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Earth Sense: Floods a danger in Africa, as well as Atlanta

POSTED: September 23, 2012 1:30 a.m.

Sub-Saharan Africa appears in the news regularly with reports of human losses and suffering. This month, flooding hit the northern part of Nigeria hard. The Kano and Wudil rivers flow at the southern edge of the Sahara Desert, providing fertile agricultural land with their water and sediment.

On Google Earth, these streams are clearly visible, winding their way across the semi-arid landscape like green fingers. This isn’t a sparsely populated area. With 600,000 inhabitants, the city of Kano is the second largest in Nigeria.

In this so-called savanna climate, rains occur in the summer when moist air from the equator shifts to the north. But with the rain often comes flooding.

On Aug. 29, the river overflowed its banks, killing 15 people and displacing thousands from their homes. More flooding last weekend brought the count to 15,000 displaced from their homes.

Despite its vast expanse, the region just south of the Sahara continues to be a problem to its inhabitants and governments because the land that’s most suitable for food production is concentrated along the rivers. Elsewhere, it tends to be dry most of the year, with a landscape of isolated trees and bare soil. But it’s the very proximity to the life-sustaining rivers that can sweep away huge farming areas, as current events have just shown.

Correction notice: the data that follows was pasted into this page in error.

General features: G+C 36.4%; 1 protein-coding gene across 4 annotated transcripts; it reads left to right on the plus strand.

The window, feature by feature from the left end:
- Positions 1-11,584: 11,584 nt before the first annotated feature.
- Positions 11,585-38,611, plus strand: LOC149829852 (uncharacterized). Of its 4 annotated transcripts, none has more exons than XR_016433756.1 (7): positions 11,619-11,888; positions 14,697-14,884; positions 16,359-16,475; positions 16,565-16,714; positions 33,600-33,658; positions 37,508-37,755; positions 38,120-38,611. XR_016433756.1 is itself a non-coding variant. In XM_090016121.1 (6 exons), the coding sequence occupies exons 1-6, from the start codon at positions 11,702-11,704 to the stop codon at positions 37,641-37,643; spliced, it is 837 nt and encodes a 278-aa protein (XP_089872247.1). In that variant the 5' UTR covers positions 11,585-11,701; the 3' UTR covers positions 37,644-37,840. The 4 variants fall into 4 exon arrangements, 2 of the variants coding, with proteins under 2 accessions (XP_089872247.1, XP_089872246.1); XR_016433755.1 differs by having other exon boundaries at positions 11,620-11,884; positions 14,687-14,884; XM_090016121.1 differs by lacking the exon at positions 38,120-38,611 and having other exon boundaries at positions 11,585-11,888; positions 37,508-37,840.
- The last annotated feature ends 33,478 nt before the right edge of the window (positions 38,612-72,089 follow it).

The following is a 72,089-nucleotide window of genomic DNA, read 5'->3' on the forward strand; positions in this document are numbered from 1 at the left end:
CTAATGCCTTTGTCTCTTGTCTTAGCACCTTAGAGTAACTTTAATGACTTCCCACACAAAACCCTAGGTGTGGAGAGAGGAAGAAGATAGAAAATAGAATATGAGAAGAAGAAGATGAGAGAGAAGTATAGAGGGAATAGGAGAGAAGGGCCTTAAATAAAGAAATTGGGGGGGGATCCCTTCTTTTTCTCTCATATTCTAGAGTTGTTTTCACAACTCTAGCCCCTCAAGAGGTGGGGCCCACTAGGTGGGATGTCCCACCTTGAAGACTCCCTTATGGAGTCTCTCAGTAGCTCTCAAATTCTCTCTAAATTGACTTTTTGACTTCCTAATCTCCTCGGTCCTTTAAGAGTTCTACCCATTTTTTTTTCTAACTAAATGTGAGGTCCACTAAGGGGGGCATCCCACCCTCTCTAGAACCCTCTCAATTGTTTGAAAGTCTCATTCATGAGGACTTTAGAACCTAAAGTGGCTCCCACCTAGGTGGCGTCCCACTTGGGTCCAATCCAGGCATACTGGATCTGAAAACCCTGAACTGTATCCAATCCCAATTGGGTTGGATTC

There’s no miracle remedy that would fix this situation. The communities can’t simply move elsewhere, since they’re already located on the best available land. Moving to the city life of Lagos is an option, and it comes with the promise of electricity and municipal services.

But that city of 8 million has its own problems. Those fortunate enough to secure employment soon learn about traffic congestion, a growing shortage of potable water, and inadequate waste disposal.

The same problems keep cropping up in the greater Atlanta area. Flood hazards in rural areas like Kano State are paralleled by urban flooding, which increases in magnitude when more and more ground is paved over. The Kano river floods could be seen as a natural event as the river reclaims its floodplain and the farmland on it. In cities like Lagos or Atlanta, flooding becomes an increasingly man-made phenomenon that’s caused by sprawling urban development. In both cases, the density of population is the key factor in the resulting losses.

Rudi Kiefer, Ph.D., is a Professor of Physical Science and Director of Sustainability at Brenau University. His column appears Sundays and at gainesvilletimes.com/life.


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